Preheat the oven to 180C/350F/Gas 4, grease a 20cm deep baking tin and line with baking paper. In a large mixing bowl mix together the flour, baking powder and spices, then make a well in the middle. Pour in the syrup and mix until no flour remains, then add the eggs and milk and whisk by hand until evenly combined. Fold through the pumpkin and beetroot, then pour into your prepared tin. Bake in the centre of the oven for around 60-65 minutes, until the cake has risen and a metal skewer comes out clean when inserted into the middle of the cake. When you are happy the cake is baked remove from the oven, leave to cool in the tin for around 30 minutes, then turn out onto a wire rack to cool completely.

Once the cake is cool you can go ahead and prepare the icing. In a bowl cream together the butter, sugar and vanilla extract, spread liberally over the cake and you are finished. Right, where were we? Oh yes... Mwahahahahahahahahahahaha!!!!!!!!

Wednesday, 7 October 2015

Fruity Fruit Cakes


I would like to say this recipe was born from a place of great and profound inspiration, but in reality I was just trying to use up an ageing packet of dried fruit found in the back of the cupboard. You know the sort I mean, with sultanas like bullets and peel like rubber. To breathe life into such sorry ingredients I’ve steeped the fruit in a strong and sweet black tea, then added notes of lemon and vanilla to perk the whole thing up. Finally I’ve used a lovely light olive oil in place of the more conventional lubrication to inject even more fruitiness into the whole concoction. I think the finished cakes are rather splendid indeed and the perfect antidote to the dull days we must all get used to over the coming months. So have at it!

Prep time: 15 Mins (Plus steeping time)
Baking time: 30-35 Mins
275g Mixed Dried Fruit
A pot of strong, hot Black Tea
25g Golden or Maple Syrup
175g Light Brown Sugar
200g Plain Flour
1tsp Baking Powder
2 Large Eggs and 1 Yolk
175ml Olive Oil
1tsp Vanilla Extract
1tsp Lemon Extract
A drizzle of gold or maple syrup to finish

The first task is to steep the fruit. Place the fruit in a large heatproof container and cover with tea. Add the 25g of syrup, stir together and leave to steep for an hour until the tea has cooled to room temperature. Once steeped drain the fruit, retaining a little of the liquor then it’s onto the cake mixture.

Preheat the oven to 180C/350F/Gas 4 and line a 12 hole muffin tray with paper cases. Add the sugar, flour and baking powder to a large mixing bowl, then mix together and make a well in the middle. Add the eggs, oil and extracts, mix until evenly combined, the add the fruit, along with 1tbsp of the steeping liquor and do the same. Spoon the mixture equally into each paper case and bake in the centre of the oven for around 30-35 minutes, until the cakes have risen, are golden and a toothpick comes out clean when inserted into the middle of one of the cakes. When you are happy they are baked remove the cakes from the oven, carefully remove from the tray and place on a wire rack. Drizzle with a little syrup to and leave to cool. Fin.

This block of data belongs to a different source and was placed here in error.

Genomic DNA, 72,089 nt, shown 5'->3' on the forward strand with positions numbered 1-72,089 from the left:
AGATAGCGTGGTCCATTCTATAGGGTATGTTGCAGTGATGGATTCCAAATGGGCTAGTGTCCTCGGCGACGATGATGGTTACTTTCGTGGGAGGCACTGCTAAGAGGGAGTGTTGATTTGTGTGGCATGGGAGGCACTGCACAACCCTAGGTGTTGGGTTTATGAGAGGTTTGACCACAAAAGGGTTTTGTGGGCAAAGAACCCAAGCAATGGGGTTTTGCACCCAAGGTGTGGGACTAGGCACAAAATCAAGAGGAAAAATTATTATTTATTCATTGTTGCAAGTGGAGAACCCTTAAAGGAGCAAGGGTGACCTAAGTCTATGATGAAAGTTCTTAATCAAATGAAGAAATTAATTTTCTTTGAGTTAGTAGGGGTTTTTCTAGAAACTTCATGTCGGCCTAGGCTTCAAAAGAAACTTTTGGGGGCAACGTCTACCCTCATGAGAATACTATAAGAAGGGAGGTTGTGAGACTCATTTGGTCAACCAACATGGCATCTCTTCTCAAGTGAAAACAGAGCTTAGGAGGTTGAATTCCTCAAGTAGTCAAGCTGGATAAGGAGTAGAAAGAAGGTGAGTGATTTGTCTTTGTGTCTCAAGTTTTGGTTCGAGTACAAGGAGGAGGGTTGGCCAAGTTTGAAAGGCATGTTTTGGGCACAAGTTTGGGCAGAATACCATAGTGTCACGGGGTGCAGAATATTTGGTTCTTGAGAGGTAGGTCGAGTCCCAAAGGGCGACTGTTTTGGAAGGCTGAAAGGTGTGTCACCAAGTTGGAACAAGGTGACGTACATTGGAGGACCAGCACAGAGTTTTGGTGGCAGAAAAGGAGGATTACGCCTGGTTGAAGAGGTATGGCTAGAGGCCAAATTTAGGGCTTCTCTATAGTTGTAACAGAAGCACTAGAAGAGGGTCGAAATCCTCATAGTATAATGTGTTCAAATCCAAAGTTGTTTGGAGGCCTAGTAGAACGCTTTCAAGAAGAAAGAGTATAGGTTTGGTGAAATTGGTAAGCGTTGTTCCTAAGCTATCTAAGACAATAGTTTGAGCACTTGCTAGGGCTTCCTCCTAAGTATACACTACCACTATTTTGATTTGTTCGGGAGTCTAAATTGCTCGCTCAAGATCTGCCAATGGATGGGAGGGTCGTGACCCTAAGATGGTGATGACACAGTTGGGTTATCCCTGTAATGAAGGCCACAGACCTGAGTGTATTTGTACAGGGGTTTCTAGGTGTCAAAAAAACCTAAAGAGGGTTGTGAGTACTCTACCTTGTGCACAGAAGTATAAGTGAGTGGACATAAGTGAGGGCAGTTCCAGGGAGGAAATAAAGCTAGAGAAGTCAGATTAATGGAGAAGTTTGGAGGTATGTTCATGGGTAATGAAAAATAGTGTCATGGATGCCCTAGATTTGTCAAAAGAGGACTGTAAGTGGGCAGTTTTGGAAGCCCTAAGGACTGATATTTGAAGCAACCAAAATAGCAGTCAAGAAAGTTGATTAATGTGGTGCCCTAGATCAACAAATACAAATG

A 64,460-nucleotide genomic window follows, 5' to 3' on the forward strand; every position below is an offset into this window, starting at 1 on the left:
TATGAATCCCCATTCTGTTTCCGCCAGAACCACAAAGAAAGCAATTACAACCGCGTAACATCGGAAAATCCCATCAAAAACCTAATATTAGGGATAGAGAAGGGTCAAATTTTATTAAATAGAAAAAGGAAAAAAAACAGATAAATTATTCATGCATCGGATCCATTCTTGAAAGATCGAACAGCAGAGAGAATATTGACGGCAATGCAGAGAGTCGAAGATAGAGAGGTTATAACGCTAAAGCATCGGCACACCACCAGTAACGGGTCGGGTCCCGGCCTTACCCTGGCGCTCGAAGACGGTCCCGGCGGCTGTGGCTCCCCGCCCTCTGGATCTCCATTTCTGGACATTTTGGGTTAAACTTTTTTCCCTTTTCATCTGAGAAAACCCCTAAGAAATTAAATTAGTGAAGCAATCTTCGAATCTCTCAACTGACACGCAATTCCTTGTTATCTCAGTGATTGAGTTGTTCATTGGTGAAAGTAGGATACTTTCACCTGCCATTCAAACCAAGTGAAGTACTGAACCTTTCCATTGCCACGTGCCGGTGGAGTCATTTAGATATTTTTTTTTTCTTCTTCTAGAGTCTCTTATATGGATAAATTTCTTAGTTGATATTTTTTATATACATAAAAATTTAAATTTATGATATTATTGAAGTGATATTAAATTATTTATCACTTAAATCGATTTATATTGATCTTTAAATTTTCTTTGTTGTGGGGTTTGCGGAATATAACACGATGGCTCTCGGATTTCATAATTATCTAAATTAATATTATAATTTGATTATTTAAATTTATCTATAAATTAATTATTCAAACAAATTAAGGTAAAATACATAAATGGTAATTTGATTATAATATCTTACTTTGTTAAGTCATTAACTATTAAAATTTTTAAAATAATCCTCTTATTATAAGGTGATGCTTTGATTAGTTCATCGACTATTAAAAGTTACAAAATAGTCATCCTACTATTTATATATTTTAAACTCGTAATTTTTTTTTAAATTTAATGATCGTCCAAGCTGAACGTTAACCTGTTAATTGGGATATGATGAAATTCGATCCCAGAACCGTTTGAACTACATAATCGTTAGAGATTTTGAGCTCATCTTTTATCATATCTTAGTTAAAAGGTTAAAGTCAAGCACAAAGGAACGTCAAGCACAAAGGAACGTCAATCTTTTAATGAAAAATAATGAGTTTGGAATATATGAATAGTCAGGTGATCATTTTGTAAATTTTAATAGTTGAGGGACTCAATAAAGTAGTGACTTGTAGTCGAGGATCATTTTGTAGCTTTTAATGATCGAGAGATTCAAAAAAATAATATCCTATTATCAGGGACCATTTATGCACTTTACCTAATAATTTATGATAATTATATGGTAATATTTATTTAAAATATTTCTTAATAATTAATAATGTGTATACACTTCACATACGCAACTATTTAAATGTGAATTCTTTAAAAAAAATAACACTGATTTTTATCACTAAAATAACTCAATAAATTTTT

Thursday, 1 October 2015

Breakfast Bacon Soda Breads

These breakfast soda breads are so called for two reasons. The first is that they contain many of the ingredients that make up a hearty breakfast, including yoghurt instead of buttermilk, honey, oats and even a little crispy bacon! The second is that they are so quick and easy to make you can actually have them on the table, freshly baked and ready for a delicious breakfast treat. I'd recommend shuffling down to the kitchen first thing, knocking a quick batch of dough together then popping it in the oven whilst you ready yourself for the day ahead. By the time you return to the kitchen your lovely loaves will be ready to be devoured!

Prep time: 10 Mins
Baking time: 25-30 Mins
300g Plain Flour
1tsp Bicarbonate of Soda
A handful of Smoked Bacon (Cooked until crispy, then left to cool and chopped)
A handful of Oats
300g Plain Natural Yoghurt
1tbsp Runny Honey

Rub the cobwebs from your eyes fellow baking adventurer, as it's time to begin. Preheat the oven to 180C/350F/Gas 4 and line a large flat baking tray with baking paper. Add the flour, bicarbonate of soda, bacon and oats to a large mixing bowl and mix together with a wooden spoon. With regards to the bacon, you can cook it the night before as you'll want to use it cold. Add the yoghurt and honey to the dry ingredients, mix loosely, then bring together to a dough with your hands. You don't want to knead this dough too much so once the dough has formed break into two balls and shape into rounds. Place the rounds, spaced apart on the tray and slice a deep cross into each. Place in the centre of the oven and bake for around 25-30 minutes, until each loaf is risen and a deep golden brown. When you are happy they are baked remove from the oven and serve straight away, as these are at their most yummy hot. The loaves should generously feed four people, but you can easily halve the ingredients if you're just baking for one or two. Yum yum!